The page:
Kurata has published multiple books, including the English-Japanese Dictionary of Urban Planning for International Professionals; The New Dimensions of Campus Planning and Design; The Urban Design Process; and Transit-Oriented Urban Planning. He is the recipient of several awards. Among these are a Fulbright Fellowship; Eisner Prize from University of California, Berkeley; International Exchange Award from The City Planning Institute of Japan; Japan Urban Landscape Award 2008 for Shimada Pedestrian Mall; First Prize of Urban Design Competition for Shimada; and First Prize of Architectural Competition for the University of Nagano. He currently serves as a chair of design review panels for local governments, a member of multiple governmental committees on urban issues and professional design competition juries in Japan, as well as a chair of the professional organization, Town Design Aid (TDA).
He holds a Bachelor of Engineering in Architecture, a Master of Engineering in Architecture and Urban Design from Waseda University (Tokyo), a Master of Architecture and a Master of City Planning from the University of California, Berkeley College of Environmental Design.
ERIC KLINENBERG, PH.D
Dr. Eric Klinenberg is Helen Gould Shepard Professor in the Social Sciences and Director of the Institute for Public Knowledge at New York University, New York (U.S.A.). He also serves as Research Director of Rebuild by Design, which began as a federal competition to generate innovative infrastructure plans for the region affected by Hurricane Sandy, and now helps cities around the world transform to address climate change. In 2019, Klinenberg was named a Knight Foundation Public Space Fellow, in recognition of his leadership in the creation of innovative urban public spaces.
His most recent book is Palaces for the People: How Social Infrastructure Can Help Fight Inequality, Polarization, and the Decline of Civic Life (Crown Publishing, 2018). The book argues that the future of democratic societies rests not simply on shared values but on shared spaces: the libraries, childcare centers, bookstores, churches, synagogues, and parks that help us form crucial, sometimes life-saving connections. These are places where people can gather and linger, strengthening personal ties and promoting interaction across group lines. They are vital parts of what he calls our “social infrastructure,” and they are necessary for rebuilding societies everywhere.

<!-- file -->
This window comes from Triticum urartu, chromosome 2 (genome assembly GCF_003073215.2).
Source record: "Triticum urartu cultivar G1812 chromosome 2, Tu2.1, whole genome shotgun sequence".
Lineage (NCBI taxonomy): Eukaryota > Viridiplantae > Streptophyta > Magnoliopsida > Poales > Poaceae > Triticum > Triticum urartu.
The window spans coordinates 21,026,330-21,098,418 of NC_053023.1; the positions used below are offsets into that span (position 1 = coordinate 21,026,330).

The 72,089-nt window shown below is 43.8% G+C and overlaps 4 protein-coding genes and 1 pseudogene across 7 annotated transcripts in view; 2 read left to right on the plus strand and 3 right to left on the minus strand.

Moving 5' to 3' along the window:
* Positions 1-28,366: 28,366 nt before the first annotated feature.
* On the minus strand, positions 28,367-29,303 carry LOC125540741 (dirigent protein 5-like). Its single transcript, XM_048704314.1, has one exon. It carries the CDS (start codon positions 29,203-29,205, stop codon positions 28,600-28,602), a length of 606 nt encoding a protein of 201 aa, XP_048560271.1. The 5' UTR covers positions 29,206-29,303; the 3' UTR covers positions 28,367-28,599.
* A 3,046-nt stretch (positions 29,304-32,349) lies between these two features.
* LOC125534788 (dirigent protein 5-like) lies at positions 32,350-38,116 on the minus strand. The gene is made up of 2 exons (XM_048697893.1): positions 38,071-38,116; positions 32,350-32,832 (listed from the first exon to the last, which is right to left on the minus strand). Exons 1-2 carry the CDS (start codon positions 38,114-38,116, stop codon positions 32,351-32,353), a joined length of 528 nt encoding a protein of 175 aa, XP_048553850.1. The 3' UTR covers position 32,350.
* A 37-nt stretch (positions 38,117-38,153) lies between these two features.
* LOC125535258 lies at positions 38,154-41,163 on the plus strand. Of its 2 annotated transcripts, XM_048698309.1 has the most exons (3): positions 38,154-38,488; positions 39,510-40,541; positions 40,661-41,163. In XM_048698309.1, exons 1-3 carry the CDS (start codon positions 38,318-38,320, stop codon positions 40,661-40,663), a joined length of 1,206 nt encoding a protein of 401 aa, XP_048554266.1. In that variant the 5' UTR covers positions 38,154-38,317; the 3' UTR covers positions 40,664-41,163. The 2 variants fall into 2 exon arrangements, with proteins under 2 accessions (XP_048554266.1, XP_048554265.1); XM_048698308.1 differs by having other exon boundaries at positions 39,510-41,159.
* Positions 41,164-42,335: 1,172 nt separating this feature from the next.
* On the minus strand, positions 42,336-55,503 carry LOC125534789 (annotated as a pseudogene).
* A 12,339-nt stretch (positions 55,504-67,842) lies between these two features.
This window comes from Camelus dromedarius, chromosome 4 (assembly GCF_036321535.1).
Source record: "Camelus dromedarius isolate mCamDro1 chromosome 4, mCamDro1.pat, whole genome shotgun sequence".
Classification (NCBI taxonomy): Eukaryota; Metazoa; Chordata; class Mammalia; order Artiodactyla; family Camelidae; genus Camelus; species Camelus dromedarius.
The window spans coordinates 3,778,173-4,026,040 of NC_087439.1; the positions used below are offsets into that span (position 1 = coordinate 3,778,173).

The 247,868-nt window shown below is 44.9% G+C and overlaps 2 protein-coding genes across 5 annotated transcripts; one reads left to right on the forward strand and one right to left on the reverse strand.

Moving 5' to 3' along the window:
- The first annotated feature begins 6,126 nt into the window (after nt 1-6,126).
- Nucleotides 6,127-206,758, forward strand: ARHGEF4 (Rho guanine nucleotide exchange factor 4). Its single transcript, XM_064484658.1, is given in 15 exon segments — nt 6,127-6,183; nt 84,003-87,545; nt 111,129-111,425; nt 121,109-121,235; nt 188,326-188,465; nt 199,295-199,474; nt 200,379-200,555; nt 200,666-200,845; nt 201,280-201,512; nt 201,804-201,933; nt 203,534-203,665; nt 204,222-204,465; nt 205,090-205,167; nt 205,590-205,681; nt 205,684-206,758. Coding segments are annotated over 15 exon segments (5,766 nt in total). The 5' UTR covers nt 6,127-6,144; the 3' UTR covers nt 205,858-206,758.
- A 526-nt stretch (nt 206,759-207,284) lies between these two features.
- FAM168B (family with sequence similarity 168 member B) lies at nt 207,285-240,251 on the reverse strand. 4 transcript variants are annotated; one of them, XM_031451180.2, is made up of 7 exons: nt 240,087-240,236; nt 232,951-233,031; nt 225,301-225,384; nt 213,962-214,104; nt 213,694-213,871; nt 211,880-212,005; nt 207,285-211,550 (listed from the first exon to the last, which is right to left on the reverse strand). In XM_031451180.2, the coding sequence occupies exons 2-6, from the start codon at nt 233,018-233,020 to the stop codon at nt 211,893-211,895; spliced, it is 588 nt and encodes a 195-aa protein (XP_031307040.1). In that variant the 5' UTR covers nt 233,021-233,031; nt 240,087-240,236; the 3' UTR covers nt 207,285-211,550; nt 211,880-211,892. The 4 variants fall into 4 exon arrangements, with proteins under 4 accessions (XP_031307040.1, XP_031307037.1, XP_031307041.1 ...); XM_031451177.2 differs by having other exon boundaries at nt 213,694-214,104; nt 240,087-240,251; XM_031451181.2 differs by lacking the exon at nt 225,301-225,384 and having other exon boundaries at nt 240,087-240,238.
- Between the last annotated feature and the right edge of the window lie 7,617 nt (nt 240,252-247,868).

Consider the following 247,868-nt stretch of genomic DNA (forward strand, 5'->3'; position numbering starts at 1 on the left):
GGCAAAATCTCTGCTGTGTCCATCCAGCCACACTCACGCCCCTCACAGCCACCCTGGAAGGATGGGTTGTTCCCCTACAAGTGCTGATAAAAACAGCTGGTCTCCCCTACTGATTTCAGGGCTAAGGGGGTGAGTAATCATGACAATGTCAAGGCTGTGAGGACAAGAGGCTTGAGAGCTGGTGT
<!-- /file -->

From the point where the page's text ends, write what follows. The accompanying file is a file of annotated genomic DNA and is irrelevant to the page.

Klinenberg is also the coauthor, with Aziz Ansari, of the #1 New York Times bestseller Modern Romance, and author of the acclaimed books Going Solo: The Extraordinary Rise and Surprising Appeal of Living Alone, Heat Wave: A Social Autopsy of Disaster in Chicago, and Fighting for Air: The Battle to Control America’s Media. He is the editor of Climate Change and the Future of Cities and Cultural Production in a Digital Age, and coeditor of Antidemocracy in America and The Making and Unmaking of Whiteness.
Klinenberg has published in the American Sociological Review, Theory & Society, the American Journal of Public Health, and Ethnography. In addition to his scholarship, Klinenberg has contributed to The New Yorker, the New York Times Magazine, Rolling Stone, the London Review of Books, Wired, and This American Life.